British novelist Martin Edwards serves as archivist for the Crime Writers Association and the Detection Club and won the 2016 Edgar in the best critical/biographical category for The Golden Age of Murder, which focused on mystery writing between the two world wars. He spoke with PW about his forthcoming The Life of Crime (Collins Crime Club, July), a chronicle of crime fiction from the 18th century to the present, and what the genre’s past has taught him about its future.

How would you describe your new book?

It’s a history, and it’s also a sort of detective story, investigating how the life experiences of crime authors impacted what they wrote. The book also presents a picture of the roller-coaster nature of the crime-writing life: Dorothy L. Sayers created the wealthy and aristocratic Lord Peter Wimsey when she was in dire financial straits and struggling with emotional turmoil, as a form of escapism from the tough realities she was experiencing. Agatha Christie’s marriage broke down, and she famously disappeared for 11 days, shortly after she’d published The Murder of Roger Ackroyd, one of the most famous whodunits of all time.

Having taken this long look back, where do you see the genre headed?

It’s never easy to look into the crystal ball. That said, we’re hearing a wider range of voices than ever before; I anticipate that will continue and encompass more voices the publishing industry has tended to overlook in the past, and from across the world. The quality of crime novels in Australia in recent years, for instance, has been very high, resulting in several Gold Daggers [the Crime Writers’ Association of the U.K.’s award for the best crime novel of the year]. It’s an exciting prospect.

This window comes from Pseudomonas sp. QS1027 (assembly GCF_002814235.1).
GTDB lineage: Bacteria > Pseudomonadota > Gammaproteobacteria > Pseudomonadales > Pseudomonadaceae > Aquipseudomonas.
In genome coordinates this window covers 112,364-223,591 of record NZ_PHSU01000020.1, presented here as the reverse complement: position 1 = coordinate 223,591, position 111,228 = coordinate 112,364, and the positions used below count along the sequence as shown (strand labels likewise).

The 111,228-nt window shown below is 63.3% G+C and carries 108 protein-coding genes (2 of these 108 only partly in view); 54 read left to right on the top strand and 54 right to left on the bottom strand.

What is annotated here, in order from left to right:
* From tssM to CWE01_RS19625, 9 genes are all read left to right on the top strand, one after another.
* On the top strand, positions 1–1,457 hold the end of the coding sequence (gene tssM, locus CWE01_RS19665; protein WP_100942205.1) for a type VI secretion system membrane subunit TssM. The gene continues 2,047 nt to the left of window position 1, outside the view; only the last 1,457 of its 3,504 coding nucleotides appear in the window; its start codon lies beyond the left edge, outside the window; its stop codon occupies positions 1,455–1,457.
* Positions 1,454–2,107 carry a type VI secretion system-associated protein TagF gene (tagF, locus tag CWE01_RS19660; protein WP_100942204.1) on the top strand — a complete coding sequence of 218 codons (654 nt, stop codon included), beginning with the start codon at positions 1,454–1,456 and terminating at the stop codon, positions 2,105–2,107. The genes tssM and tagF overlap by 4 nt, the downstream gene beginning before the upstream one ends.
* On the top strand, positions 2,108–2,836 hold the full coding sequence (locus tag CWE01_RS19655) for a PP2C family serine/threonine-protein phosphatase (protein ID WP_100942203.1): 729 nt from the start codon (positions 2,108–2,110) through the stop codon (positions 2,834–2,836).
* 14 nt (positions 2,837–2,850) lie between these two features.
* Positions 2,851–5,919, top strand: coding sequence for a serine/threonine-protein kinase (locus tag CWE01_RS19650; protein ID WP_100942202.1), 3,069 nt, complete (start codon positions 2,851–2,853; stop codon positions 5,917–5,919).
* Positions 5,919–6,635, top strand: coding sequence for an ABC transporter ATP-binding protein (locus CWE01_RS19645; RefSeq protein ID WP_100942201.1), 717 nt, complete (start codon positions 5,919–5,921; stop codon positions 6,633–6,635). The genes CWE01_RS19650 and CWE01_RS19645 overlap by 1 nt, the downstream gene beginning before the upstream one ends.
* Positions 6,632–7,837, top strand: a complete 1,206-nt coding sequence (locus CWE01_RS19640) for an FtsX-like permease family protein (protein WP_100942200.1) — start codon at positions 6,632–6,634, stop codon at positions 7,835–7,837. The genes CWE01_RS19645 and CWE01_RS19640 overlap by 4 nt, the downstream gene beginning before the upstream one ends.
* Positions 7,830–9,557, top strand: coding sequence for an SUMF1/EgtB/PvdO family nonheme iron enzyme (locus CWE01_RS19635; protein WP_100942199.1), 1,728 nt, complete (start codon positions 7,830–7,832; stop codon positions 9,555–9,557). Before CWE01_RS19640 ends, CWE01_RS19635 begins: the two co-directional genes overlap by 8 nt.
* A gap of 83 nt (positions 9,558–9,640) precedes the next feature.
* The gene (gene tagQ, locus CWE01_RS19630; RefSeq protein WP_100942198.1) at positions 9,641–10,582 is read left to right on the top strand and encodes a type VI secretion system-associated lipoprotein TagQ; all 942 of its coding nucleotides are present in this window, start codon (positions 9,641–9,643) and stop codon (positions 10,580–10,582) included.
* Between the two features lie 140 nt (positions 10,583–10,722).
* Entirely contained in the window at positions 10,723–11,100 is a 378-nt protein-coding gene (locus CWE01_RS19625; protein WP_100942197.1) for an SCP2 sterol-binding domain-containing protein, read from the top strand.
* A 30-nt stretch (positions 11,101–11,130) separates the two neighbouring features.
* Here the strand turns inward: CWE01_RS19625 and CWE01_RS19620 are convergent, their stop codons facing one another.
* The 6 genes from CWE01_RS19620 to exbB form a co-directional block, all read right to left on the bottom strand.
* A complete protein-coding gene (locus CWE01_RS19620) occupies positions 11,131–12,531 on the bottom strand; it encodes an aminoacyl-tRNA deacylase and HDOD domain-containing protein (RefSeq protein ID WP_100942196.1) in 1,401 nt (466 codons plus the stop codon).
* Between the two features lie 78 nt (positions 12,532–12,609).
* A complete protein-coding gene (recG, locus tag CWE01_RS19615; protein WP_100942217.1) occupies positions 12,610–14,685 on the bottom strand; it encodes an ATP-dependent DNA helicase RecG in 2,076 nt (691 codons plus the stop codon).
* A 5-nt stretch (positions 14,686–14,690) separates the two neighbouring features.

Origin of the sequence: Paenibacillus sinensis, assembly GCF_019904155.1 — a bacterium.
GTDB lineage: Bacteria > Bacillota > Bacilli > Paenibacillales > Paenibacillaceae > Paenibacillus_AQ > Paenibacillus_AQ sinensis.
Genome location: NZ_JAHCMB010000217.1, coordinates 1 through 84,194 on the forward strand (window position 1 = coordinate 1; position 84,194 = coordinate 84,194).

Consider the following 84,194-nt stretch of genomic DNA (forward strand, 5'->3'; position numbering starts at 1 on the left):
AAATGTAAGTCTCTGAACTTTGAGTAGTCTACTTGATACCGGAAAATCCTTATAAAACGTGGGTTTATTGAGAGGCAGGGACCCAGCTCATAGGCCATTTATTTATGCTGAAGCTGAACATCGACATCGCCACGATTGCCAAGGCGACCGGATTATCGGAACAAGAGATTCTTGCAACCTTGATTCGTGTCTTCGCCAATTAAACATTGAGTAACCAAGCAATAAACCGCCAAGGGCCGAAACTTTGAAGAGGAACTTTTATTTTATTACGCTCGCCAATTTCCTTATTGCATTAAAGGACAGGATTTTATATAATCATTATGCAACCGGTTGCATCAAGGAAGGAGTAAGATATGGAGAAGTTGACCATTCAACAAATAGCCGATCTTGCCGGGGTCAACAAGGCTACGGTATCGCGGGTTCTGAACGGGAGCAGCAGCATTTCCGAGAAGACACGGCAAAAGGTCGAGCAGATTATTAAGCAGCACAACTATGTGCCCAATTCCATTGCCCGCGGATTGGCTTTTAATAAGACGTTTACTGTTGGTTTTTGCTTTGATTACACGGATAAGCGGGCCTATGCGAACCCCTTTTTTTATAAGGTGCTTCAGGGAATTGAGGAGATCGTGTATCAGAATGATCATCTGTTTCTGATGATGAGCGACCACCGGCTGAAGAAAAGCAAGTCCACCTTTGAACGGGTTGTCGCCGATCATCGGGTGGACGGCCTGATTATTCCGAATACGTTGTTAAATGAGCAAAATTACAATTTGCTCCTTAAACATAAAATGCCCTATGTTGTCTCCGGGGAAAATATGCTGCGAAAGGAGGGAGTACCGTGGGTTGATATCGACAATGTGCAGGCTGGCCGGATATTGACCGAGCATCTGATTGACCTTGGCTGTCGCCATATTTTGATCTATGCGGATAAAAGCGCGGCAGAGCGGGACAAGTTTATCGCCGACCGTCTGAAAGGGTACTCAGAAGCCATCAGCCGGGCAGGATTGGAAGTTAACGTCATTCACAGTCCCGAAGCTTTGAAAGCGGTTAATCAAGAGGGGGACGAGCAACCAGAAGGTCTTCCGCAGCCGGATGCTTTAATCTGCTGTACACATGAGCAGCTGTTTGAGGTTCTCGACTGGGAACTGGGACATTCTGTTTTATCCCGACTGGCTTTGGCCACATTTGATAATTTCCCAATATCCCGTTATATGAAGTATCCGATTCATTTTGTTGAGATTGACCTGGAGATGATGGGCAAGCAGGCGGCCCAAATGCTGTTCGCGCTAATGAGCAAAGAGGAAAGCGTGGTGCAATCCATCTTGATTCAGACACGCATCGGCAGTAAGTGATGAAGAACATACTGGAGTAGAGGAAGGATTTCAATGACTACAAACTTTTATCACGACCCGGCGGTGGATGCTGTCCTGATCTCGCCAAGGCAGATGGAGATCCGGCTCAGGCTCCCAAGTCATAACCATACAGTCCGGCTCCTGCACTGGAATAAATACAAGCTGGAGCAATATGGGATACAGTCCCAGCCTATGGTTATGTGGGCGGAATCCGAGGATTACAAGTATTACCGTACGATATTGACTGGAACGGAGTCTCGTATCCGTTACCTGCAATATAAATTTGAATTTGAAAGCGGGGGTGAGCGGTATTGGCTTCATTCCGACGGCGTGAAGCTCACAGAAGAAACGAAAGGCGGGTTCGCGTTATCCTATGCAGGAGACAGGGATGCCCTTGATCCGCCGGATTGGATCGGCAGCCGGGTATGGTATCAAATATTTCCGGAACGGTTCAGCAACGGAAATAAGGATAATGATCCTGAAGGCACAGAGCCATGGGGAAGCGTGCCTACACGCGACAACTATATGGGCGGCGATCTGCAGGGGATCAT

Are certain subgenres more likely to grow?

One of the most appealing features of the genre is that authors have long shown a capacity to reinvent different forms of mystery. For instance, 80 years ago, leading critic Howard Haycraft thought the locked-room mystery was pretty much played out. Yet, in recent times, it’s enjoyed a remarkable renaissance. Predictions of the death of the spy novel after the end of the Cold War are proving to have been grossly exaggerated. Of course, the wheel of fashion continues to turn and you can never be sure what might happen, especially if a writer of real talent comes along and freshens up a particular type of writing.

You wrote in the introduction to this book, “I make no secret of my own opinions, but they continue to evolve.” How so?

In reading crime in translation, I’ve learned that, despite the undoubted differences in our life experiences, we have much more in common than I might have guessed when I was young. As an example, I’ve had the pleasure of visiting Shanghai and chatting to young people from a culture very unfamiliar to me about mystery games and classic British detective fiction. The fact that human beings have so much in common despite the superficial differences is a point worth keeping in mind by any crime writer. It explains, for instance, why Agatha Christie remains popular across the world. But it also shows us that, when writing or reading crime fiction, we’re interested in more than the power of story. Crime fiction isn’t simply about restoring order to a disrupted society; it’s about navigating life’s uncertainties and that is, I’d suggest, one of the ingredients of its appeal.

Return to Main Feature.